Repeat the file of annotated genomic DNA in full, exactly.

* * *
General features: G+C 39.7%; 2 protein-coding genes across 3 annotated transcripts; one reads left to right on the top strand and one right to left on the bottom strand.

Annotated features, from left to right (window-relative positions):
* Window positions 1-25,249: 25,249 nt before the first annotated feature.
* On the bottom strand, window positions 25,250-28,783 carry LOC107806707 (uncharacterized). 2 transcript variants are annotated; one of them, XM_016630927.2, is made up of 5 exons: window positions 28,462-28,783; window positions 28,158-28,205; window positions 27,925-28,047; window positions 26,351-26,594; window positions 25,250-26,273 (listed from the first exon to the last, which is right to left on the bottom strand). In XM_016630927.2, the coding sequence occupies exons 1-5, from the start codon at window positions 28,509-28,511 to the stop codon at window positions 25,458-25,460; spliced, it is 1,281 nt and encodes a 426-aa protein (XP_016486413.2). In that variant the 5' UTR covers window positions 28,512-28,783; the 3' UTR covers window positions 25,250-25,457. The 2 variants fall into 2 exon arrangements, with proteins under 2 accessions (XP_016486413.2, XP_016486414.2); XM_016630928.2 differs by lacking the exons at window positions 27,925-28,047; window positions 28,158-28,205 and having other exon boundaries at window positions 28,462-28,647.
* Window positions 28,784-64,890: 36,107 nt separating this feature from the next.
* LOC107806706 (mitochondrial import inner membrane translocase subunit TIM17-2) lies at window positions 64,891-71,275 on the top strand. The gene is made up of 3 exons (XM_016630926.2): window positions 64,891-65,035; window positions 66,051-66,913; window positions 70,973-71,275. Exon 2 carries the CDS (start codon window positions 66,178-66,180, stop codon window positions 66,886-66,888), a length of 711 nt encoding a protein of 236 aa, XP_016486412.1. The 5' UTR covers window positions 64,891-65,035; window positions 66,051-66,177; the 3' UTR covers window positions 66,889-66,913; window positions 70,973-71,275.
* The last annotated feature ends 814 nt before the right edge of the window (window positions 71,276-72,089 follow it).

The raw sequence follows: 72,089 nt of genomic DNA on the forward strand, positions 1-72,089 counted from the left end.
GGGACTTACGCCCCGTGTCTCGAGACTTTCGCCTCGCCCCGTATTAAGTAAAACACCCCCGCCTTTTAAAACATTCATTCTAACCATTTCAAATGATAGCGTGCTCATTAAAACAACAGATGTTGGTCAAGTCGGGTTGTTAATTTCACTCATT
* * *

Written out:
General features: G+C 39.7%; 2 protein-coding genes across 3 annotated transcripts; one reads left to right on the top strand and one right to left on the bottom strand.

Annotated features, from left to right (window-relative positions):
* Window positions 1-25,249: 25,249 nt before the first annotated feature.
* On the bottom strand, window positions 25,250-28,783 carry LOC107806707 (uncharacterized). 2 transcript variants are annotated; one of them, XM_016630927.2, is made up of 5 exons: window positions 28,462-28,783; window positions 28,158-28,205; window positions 27,925-28,047; window positions 26,351-26,594; window positions 25,250-26,273 (listed from the first exon to the last, which is right to left on the bottom strand). In XM_016630927.2, the coding sequence occupies exons 1-5, from the start codon at window positions 28,509-28,511 to the stop codon at window positions 25,458-25,460; spliced, it is 1,281 nt and encodes a 426-aa protein (XP_016486413.2). In that variant the 5' UTR covers window positions 28,512-28,783; the 3' UTR covers window positions 25,250-25,457. The 2 variants fall into 2 exon arrangements, with proteins under 2 accessions (XP_016486413.2, XP_016486414.2); XM_016630928.2 differs by lacking the exons at window positions 27,925-28,047; window positions 28,158-28,205 and having other exon boundaries at window positions 28,462-28,647.
* Window positions 28,784-64,890: 36,107 nt separating this feature from the next.
* LOC107806706 (mitochondrial import inner membrane translocase subunit TIM17-2) lies at window positions 64,891-71,275 on the top strand. The gene is made up of 3 exons (XM_016630926.2): window positions 64,891-65,035; window positions 66,051-66,913; window positions 70,973-71,275. Exon 2 carries the CDS (start codon window positions 66,178-66,180, stop codon window positions 66,886-66,888), a length of 711 nt encoding a protein of 236 aa, XP_016486412.1. The 5' UTR covers window positions 64,891-65,035; window positions 66,051-66,177; the 3' UTR covers window positions 66,889-66,913; window positions 70,973-71,275.
* The last annotated feature ends 814 nt before the right edge of the window (window positions 71,276-72,089 follow it).

The raw sequence follows: 72,089 nt of genomic DNA on the forward strand, positions 1-72,089 counted from the left end.
GGGACTTACGCCCCGTGTCTCGAGACTTTCGCCTCGCCCCGTATTAAGTAAAACACCCCCGCCTTTTAAAACATTCATTCTAACCATTTCAAATGATAGCGTGCTCATTAAAACAACAGATGTTGGTCAAGTCGGGTTGTTAATTTCACTCATT